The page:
3. One word: burritos. I went to La Popular for breakfast yesterday morning with a couple of similarly hungover people, and it was delightful. Bonus: I went to one of their locations that I had never been to before, and they sell coke in a bottle. It was divine.

4. Yesterday afternoon, I sat on the porch in my new (to me) house and watched the rain while I finished my book. 

5. I'm re-watching the fourth season of Parks and Rec and I couldn't be happier, or more confident that I want to be Leslie Knope when I grow up.

Not only all of this, but I made some new friends and had a wonderful night out on the town Saturday night. One of about a thousand that I know will round out my life here in Abilene. Here's to many more Sundays like this.

Friday, October 4, 2013

"Music is what feelings sound like."

I'm about to go all fangirl over here, so just prepare yourself.

I just can't with all this cuteness right now.

In June, the Mumford and Sons concert in Dallas was cancelled due to a medical issue with one of their band members (Read about my emotional heartbreak due to this turn of events here). It was rescheduled for a few Wednesdays ago, September 18th. After a very last minute offer of the tickets from my friend Sandi who generously invited me the first time and couldn't go this time, I found myself driving to Dallas on a hot Wednesday morning to meet my cousin for the dance and sing along party concert.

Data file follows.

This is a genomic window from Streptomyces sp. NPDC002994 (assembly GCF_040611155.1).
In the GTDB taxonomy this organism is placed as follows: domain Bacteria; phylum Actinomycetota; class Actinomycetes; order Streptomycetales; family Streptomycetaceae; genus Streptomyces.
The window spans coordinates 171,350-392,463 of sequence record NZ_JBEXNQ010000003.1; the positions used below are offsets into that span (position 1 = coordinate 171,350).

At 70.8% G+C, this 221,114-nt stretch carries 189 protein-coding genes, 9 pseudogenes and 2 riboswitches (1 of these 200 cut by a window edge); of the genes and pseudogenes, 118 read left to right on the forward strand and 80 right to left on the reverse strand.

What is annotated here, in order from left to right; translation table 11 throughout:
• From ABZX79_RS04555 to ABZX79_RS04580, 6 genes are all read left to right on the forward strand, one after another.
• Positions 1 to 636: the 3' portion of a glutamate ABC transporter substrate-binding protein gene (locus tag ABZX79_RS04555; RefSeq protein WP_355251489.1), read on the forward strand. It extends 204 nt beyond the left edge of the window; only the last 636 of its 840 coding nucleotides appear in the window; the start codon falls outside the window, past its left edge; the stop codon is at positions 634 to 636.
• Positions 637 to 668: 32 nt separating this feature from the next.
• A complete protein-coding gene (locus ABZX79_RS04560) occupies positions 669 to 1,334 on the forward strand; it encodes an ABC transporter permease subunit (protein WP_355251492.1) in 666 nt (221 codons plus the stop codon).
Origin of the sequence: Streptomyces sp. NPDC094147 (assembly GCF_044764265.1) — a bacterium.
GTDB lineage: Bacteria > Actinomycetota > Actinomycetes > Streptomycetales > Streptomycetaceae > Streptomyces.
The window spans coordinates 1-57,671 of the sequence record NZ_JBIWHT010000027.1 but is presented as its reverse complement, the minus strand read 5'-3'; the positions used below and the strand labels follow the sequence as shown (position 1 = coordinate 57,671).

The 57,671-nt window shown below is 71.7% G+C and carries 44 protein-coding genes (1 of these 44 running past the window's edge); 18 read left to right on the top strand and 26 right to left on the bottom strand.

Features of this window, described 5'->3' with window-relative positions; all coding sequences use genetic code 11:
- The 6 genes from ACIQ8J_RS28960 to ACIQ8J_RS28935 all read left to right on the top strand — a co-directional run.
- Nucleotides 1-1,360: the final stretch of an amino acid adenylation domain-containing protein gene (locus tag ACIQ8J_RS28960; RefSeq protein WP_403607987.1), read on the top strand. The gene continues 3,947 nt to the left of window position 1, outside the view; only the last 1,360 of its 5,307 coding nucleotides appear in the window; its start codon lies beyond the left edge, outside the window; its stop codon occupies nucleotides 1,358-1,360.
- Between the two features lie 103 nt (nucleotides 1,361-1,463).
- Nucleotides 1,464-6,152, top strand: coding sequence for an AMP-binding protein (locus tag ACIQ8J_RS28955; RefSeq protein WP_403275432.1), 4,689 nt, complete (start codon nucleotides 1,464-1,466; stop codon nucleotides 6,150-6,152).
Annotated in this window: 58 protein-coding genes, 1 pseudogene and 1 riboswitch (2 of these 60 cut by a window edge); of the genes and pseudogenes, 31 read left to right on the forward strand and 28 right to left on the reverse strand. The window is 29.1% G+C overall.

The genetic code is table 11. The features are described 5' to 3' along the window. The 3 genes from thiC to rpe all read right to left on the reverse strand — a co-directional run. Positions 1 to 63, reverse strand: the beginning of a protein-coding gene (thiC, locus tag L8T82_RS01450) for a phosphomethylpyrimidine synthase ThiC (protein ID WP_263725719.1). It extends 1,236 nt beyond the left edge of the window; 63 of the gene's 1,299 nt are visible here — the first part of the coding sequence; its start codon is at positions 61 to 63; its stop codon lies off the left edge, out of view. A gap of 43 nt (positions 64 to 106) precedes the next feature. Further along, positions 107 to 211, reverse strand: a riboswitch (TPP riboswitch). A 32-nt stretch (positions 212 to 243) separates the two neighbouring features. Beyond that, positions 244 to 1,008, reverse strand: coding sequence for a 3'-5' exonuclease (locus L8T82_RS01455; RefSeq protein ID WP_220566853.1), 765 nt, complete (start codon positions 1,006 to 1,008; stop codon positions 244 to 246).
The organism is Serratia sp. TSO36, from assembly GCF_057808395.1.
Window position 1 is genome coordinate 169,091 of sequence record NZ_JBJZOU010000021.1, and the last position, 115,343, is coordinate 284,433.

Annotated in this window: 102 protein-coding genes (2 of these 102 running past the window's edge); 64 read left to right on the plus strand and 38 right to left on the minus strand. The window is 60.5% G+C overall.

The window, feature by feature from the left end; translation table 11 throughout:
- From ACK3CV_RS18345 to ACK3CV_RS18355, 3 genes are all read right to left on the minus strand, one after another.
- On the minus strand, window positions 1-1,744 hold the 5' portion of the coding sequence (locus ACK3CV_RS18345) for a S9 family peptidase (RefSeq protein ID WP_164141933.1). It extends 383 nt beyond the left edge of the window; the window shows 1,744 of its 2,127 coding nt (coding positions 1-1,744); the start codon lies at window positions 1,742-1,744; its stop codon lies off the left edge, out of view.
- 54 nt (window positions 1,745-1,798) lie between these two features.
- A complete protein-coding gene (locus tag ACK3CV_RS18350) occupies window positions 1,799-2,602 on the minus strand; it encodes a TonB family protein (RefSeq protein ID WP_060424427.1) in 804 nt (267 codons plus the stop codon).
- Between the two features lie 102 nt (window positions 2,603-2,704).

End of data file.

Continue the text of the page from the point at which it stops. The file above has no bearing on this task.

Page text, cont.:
I first heard Mummies and Sonnies (h/t to Beth Breeding for coming up with that nickname) on a short-lived series on Fox called "Lone Star." While the show struggled and was eventually cancelled after only a few episodes, I remember the entire pilot had all these songs in it. The first one--I found out the name later--was "The Cave," then "Awake My Soul" and a few others mixed between. They all sounded like the same singer, and each one was so beautiful that I needed them immediately in my life. Trusty Google told me a tale of these English guys (I was already on board) who called themselves Mumford and Sons. I began to listen, and our love story began. 

Three years later, I am on the green and slightly littered lawn of the Gexa Energy Pavilion in downtown Dallas. Once again, their music lifts my spirits and affects me in a way that no other music has.

And yes, I realize I am obsessed. My parents have started saying, "no more Mumford and Sons" when it's my turn to pick the music. I guess they're not as enamored as I am.

After the concert, my cousin and I went to one of her favorite bars in Denton. A friend of hers asked me, "what's your favorite band?" The answer was almost too easy.

This weekend, I'm moving to a new house, working, and doing some coffee drinking and book reading. All with Mumford and Sons' latest CD playing in the background, of course.

Have a great weekend!

Ps. If you haven't  seen a documentary called "The Big Easy Express," pull it up on Netflix NOW. Old Crow Medicine Show, Mumford and Sons and Edward Sharp and the Magnetic Zeros on a train to New Orleans. It'll pretty much change your world.